A new survey on American Evangelical beliefs reports grim news, according to an article published yesterday by Christianity Today. The first line says it all: “Most American evangelicals hold views condemned as heretical by some of the most important councils of the early church.”

The story goes on to highlight widespread confusion among Evangelicals on core doctrines like the Personhood of the Holy Spirit and the divinity of Christ. A full 51 percent of Evangelicals apparently deny that the Holy Spirit is a Person, instead conceiving of Him as “a force.” An additional 7 percent aren’t sure what to think on the subject. At the same time, 16 percent of Evangelicals think Jesus is a created being (another 11 percent were unsure), while 22 percent further believe He is less divine than the Father (with 9 percent unsure). The survey also suggests a large portion of Evangelicals hold Pelagian thoughts when it comes to the doctrine of salvation.

These are not small problems: there’s a reason these views were condemned by the early Church. So how are theologies condemned well over 1500 years ago finding a resurgence in contemporary Evangelicalism? The Christianity Today article suggests a failure in adult Christian education as one cause. Let me suggest another: these heresies are finding a resurgence because too many Protestants misunderstand the Reformation doctrine of sola scriptura. Too many Christians mistake “Scripture alone” as if it were a license for them to read the Bible alone—to read it apart from other people. You know the idea: “All I need is me and my Bible.” But that’s not what it means. It means that Scripture is alone authoritative, not that your personal (“alone”) interpretation of Scripture is authoritative.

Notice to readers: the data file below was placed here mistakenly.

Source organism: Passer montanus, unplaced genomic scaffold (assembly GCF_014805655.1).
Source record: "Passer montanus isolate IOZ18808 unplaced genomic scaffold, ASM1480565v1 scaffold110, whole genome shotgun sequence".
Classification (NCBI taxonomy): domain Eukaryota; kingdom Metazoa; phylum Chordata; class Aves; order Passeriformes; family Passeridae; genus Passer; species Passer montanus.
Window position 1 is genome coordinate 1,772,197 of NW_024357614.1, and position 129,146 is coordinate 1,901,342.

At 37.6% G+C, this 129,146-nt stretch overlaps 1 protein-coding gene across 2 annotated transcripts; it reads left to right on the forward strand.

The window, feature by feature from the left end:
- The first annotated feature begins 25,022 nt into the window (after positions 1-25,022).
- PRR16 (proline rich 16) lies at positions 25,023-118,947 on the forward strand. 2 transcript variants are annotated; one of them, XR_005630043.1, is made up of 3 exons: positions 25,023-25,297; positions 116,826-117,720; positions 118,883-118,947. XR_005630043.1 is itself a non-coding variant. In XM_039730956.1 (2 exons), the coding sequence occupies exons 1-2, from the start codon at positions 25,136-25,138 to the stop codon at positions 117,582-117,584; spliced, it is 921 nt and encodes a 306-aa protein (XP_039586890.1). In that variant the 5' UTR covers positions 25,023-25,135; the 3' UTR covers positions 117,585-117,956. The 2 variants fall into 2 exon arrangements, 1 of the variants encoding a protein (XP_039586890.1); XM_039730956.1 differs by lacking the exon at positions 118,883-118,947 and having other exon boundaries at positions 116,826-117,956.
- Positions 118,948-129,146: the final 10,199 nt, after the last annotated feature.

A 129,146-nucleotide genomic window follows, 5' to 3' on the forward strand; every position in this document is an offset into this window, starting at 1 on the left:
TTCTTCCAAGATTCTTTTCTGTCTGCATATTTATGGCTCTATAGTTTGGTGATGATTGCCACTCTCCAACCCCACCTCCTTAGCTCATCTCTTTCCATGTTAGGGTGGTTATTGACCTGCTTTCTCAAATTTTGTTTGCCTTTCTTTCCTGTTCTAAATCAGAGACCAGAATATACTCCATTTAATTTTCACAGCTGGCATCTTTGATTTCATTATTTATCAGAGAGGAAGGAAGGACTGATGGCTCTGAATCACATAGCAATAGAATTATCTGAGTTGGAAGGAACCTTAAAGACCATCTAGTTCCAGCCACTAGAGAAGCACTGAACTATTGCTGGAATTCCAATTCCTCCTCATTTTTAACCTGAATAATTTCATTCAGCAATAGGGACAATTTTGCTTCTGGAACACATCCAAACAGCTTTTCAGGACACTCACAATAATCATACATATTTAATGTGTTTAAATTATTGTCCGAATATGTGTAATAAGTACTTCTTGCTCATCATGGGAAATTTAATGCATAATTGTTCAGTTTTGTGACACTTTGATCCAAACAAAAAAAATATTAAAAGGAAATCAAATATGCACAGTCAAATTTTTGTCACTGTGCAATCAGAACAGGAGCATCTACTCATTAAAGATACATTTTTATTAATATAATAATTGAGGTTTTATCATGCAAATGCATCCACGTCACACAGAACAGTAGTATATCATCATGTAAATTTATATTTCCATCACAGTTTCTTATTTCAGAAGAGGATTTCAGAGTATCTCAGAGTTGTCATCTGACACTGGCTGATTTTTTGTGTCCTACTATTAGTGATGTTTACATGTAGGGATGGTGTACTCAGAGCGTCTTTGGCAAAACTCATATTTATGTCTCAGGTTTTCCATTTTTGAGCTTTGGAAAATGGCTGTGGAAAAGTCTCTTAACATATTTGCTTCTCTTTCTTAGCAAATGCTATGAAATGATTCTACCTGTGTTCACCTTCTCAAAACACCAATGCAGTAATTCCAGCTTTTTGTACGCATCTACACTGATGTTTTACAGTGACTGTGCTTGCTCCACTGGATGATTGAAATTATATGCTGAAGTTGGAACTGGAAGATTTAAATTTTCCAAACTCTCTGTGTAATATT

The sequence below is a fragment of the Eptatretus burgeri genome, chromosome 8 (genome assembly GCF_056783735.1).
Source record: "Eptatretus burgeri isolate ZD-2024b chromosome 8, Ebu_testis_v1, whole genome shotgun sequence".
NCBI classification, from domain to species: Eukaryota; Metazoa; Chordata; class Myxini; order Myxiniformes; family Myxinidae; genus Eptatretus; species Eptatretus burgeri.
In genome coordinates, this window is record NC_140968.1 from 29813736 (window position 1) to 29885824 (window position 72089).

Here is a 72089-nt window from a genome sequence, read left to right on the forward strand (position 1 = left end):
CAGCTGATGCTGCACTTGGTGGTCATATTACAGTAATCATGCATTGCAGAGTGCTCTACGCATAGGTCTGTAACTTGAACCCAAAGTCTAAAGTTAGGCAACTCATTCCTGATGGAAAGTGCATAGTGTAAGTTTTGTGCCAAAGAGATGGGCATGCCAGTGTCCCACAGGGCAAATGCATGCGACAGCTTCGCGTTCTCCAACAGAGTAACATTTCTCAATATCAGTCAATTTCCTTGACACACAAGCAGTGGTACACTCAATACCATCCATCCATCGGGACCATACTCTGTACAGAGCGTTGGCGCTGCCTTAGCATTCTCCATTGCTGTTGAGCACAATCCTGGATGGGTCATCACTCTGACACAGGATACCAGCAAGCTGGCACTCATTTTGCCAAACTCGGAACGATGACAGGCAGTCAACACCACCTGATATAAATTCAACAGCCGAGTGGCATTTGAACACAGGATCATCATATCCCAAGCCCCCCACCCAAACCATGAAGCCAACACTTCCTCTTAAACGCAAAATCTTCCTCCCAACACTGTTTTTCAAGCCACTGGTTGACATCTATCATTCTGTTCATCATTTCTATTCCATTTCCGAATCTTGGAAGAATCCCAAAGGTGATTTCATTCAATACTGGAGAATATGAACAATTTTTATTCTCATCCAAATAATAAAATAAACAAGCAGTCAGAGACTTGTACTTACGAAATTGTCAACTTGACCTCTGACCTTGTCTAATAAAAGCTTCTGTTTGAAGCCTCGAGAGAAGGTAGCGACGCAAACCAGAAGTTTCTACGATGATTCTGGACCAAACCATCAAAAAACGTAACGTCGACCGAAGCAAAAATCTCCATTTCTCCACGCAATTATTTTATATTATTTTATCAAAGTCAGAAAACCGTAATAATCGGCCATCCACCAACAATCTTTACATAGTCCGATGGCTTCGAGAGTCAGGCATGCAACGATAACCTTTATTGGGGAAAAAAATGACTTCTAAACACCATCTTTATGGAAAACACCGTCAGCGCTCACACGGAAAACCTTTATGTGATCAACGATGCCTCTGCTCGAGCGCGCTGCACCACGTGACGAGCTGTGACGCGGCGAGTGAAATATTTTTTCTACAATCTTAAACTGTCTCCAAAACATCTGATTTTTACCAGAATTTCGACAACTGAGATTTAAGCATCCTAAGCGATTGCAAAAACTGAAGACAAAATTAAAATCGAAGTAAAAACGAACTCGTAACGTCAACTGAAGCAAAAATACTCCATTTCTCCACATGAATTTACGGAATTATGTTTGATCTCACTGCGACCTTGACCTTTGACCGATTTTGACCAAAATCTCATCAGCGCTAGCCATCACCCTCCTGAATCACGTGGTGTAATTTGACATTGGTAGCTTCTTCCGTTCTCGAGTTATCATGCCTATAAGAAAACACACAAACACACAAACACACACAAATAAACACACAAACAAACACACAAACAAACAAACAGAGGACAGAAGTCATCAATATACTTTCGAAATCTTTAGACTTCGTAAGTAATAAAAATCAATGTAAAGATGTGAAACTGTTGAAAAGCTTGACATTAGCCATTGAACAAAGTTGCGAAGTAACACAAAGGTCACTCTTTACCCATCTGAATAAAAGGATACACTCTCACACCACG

While Scripture itself is clear on matters of salvation, it nevertheless can be (and often is) misinterpreted by sinful people. Jesus Himself faced this danger when the devil suggested to him misinterpretations of the Word of God (Matthew 4:5-6). We fool ourselves if we think we are somehow exempt from this danger. Christ, of course, did not fall for the devil’s suggested misreading. Unsurprisingly, the Word of God made Flesh knows the written Word of God better than does Satan. But we on the other hand can and do fall into such error—be it error suggested by our own sinful minds, the errant teachings of others, or, indeed, by the devil himself.

Personal piety and a desire for truth are not guarantees that we always read Scripture aright. Consequently, we must rely upon our brothers and sisters in the faith to correct and rebuke us when we err, demonstrating our errors by Scripture (2 Timothy 3:16). And this reliance on brothers and sisters refers not merely to those Christians who happen to be alive at the same time as us. Instead, it refers to the whole Christian Church, throughout time. We rely on those who have gone before us. They too get a say in the matter. As G. K. Chesterton has wonderfully put it, this sort of tradition is a “democracy of the dead.”

Of course, doctrine is not itself a matter of democracy per se; we don’t (or at least ought not) vote for dogma in the Church. Dogma is a matter of truth, not popular opinion. But Chesterton’s words remind us that it is arrogant to ignore the teachings of our forefathers in the faith. They faced many of the same theological questions we do today, and their answers have stood the test of time.